BWW Interview: Michelle Pawk Discusses New Role in 17 ORCHARD POINT

BWW Interview: Michelle Pawk Discusses New Role in 17 ORCHARD POINT

Tony-Award winning actress Michelle Pawk (Hairspray, Hollywood Arms, Crazy for You) is returning to the stage this spring in the world premiere of 17 Orchard Point, an off-Broadway play co-written by Anton Dudley and Stephanie DiMaggio (DiMaggio also co-stars in the play with Pawk). Opening night is scheduled for this Sunday, May 4th, and the show is set to close on May 24th.

Pawk took the time to chat with BroadwayWorld just after her first weekend of preview performances and told us a bit more about the play, as well as her impressive performance career and her current job as a professor at Wagner College.

Tell us about your character in 17 Orchard Point.

Obviously she's a working class mother of three, from Cleveland. So, I'm from outside of Pittsburg, so I kind of understand that ethic and how hard it can be. I sort of get it a little bit. But I think this woman always fancies herself being larger than Cleveland and meant for greater thing. So when the opportunity arose, I think she got out of there. I think she got out of there for many reasons, including some bad memories she wanted to run from. But she's a blast because she's larger than life. She's obviously a big drinker.

You won a Tony award for your performance in Hollywood Arms as Louise. Did your experience playing this character, also an alcoholic, help you with this role?

In a way, there are similarities between the two women. The pain, which is why I think they drank. Life didn't turn out the way the fantasized it to. So they drank to keep numb a little bit. Both of them are sort of party girls, though from very different time periods. I think they very much saw themselves as teens in a sort of way. Whether they really are is a different question, but both of them have children. I never really thought about it, isn't that funny? I think both of them did the best they could with parenting as all parents do.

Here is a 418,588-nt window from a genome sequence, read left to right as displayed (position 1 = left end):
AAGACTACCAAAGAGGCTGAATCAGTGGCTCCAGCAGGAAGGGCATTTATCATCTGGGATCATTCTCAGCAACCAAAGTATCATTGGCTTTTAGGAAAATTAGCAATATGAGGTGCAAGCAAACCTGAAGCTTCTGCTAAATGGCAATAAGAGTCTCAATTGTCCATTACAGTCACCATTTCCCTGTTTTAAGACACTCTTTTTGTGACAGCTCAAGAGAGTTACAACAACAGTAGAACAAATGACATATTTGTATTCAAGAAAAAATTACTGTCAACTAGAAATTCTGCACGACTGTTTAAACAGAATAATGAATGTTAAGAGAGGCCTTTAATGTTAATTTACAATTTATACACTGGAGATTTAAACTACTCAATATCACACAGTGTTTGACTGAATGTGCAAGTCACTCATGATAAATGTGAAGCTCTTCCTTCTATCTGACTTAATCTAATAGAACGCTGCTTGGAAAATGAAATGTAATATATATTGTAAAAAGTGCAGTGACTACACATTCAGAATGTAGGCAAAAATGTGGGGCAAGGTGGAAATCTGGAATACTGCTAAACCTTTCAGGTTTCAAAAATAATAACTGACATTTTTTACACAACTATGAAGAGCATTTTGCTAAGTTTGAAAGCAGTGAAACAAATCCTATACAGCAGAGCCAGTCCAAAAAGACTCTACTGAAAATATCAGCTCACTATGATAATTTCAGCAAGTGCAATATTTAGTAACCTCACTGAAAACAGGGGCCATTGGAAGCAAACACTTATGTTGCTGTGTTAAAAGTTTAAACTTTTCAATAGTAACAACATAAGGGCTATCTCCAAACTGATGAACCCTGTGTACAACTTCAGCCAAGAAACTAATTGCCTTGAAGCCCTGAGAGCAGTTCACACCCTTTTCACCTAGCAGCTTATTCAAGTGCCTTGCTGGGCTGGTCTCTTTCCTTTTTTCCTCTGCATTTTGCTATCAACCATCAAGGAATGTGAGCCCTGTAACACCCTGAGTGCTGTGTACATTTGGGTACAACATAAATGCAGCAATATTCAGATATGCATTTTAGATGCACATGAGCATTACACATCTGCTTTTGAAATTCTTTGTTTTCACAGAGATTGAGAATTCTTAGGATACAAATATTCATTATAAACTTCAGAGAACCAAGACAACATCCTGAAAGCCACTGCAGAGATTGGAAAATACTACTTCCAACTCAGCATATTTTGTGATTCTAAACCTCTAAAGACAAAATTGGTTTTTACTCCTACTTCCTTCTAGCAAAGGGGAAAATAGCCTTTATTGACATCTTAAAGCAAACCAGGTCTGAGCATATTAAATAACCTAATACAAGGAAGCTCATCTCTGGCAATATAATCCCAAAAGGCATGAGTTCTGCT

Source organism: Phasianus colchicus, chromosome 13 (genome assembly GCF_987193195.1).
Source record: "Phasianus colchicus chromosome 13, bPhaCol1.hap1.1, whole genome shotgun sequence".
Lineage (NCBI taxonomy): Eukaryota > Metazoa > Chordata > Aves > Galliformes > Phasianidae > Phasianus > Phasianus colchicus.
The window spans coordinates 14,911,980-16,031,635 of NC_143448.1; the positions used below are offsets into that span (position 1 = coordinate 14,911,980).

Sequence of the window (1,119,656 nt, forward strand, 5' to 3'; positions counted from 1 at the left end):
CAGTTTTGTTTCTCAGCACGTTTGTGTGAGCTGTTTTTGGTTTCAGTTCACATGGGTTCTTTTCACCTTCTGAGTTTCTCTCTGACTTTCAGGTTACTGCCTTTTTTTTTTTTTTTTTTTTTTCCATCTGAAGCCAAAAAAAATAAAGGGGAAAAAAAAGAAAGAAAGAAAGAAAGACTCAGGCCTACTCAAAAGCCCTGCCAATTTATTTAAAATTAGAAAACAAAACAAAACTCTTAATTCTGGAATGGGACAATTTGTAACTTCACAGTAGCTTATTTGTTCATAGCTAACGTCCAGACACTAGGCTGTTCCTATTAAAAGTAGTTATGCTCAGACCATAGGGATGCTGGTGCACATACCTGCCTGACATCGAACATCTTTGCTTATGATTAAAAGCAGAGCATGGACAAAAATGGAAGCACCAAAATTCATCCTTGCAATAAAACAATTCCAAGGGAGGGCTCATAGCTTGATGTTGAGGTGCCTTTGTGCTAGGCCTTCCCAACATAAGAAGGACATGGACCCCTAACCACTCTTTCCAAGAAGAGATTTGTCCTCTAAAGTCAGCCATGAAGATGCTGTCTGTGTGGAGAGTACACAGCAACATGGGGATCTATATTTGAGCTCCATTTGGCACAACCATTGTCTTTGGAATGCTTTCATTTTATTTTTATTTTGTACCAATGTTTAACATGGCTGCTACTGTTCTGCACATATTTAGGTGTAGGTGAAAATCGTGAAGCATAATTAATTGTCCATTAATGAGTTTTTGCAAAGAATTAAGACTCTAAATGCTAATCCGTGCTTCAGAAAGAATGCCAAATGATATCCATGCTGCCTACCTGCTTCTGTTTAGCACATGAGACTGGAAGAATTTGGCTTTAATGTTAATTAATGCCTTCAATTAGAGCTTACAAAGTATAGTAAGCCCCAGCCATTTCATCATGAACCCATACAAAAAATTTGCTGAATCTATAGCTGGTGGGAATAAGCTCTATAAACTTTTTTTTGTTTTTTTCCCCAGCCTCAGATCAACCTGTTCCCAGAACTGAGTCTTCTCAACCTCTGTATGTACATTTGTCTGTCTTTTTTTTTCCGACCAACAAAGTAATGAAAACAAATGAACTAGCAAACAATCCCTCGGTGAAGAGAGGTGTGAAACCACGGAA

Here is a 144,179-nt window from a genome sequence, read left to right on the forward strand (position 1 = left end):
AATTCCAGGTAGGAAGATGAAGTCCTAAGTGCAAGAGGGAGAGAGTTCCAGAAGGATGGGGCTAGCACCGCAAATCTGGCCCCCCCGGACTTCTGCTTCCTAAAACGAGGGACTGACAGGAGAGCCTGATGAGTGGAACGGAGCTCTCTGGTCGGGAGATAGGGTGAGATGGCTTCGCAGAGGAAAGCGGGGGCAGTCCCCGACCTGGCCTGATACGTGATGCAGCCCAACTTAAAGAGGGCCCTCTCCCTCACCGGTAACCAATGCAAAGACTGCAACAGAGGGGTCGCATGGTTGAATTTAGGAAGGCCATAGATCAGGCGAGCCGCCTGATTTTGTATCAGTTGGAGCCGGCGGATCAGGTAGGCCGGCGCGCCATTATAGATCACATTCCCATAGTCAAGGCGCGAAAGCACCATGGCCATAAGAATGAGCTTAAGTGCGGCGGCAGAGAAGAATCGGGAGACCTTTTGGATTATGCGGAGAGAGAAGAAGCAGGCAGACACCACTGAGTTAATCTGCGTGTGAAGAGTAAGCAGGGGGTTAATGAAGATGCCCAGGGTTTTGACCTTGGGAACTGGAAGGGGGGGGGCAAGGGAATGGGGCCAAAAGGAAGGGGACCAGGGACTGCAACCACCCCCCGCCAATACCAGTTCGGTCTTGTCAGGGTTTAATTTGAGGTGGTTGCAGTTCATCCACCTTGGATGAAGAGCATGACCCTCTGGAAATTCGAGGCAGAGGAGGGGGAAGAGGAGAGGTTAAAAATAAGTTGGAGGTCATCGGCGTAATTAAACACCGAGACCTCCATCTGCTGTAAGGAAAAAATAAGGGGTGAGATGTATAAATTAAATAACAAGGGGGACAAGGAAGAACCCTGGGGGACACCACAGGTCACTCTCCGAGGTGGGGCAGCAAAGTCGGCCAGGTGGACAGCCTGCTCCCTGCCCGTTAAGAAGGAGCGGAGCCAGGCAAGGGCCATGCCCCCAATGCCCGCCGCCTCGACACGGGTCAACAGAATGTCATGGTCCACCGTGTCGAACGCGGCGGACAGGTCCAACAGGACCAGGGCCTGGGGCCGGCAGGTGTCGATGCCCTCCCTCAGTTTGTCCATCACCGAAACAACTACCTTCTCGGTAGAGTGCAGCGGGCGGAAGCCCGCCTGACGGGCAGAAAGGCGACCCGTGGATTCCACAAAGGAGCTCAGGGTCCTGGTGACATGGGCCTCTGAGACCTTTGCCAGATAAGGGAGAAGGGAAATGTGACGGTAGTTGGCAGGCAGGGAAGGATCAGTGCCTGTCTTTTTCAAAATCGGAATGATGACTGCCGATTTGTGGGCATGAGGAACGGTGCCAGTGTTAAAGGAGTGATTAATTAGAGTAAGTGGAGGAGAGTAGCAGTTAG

How has winning a Tony award changed your career?

Well, the main thing that comes with that is that little prefix now that is front of my name every time, which is an honor. It's a real honor to be recognized by my peers for the work that I've done. It's an honor. It's provided me with some more opportunities, I think, in the business. I've been really lucky in my career to float between doing musical theatre and plays without music. Maybe that helped with that a bit. There's sometimes a stigma with musical theatre performers; people don't think you'll be as good of an actress. But I think it's the opposite really. I think it's actually harder.

What is it like acting alongside Stephanie DiMaggio, as she is also one of the playwrights?

You know, it's funny. When we first started, I think it was harder for her to take off her writer act because she spent a few years developing this story with Antone. So it was years of collaborating and I think it was difficult for her to divorce herself from the writer's duty and analyzing something as you're in the middle of it. And once she figured that out, it didn't take her very long, she's obviously very smart and a very good actress. So she was able to kind of let go of that and be immersed in the middle of it. It's funny, you meet various people in your life in projects that you know will stay in your life, and she will be one of those for me. We have a beautiful connection, so I kind of cherish her. It's really nice. It makes it easy, and obviously there are places you go in that play that need a lot of trust. And obviously we have it. And it's been a lot of fun, too. She's a blast. She, Anton, and Stella they've done a really great job.

Is it different for you to be working with just one other person on stage as opposed to a large ensemble of other actors?

Not so much, except that neither of us ever leaves the stage. So that's intense. It's an intense hour and a half. Other than that, it's no different than doing anything else. But it's just a ride for an hour and a half.

What is it like working with director Stella Powell-Jones?

She is amazing. I actually am a little bit in love. This is going to sound terrible, but when you're the oldest person in the room, I always feel like, 'oh I hope she's going to call them as she sees them and not wait for my approval,' and, oh my god she's been an amazing collaborator. She's smart and intuitive. She's been a blessing to me.

How does creating your own character compare with reinventing a character in a revival or as a replacement?

The process for me is not any different. It's funny, I teach now, I teach at Wagner College, and I tell this to my students. Don't go watching what other people are doing because you've been influenced by their performances. When you're doing a revival (my students do a lot of revivals), you have to go back to the text. Go back and see what the writer has given you. And then you do a lot of research about the time period and what was happening in the world at that time, what was happening in the country, what was happening in that city. That helps. So, I don't find the process to be different. I think the expectations from other people are somewhat different. Sometimes they come with other things in their head but otherwise it wouldn't feel like mine if I only watched YouTube clips of someone else.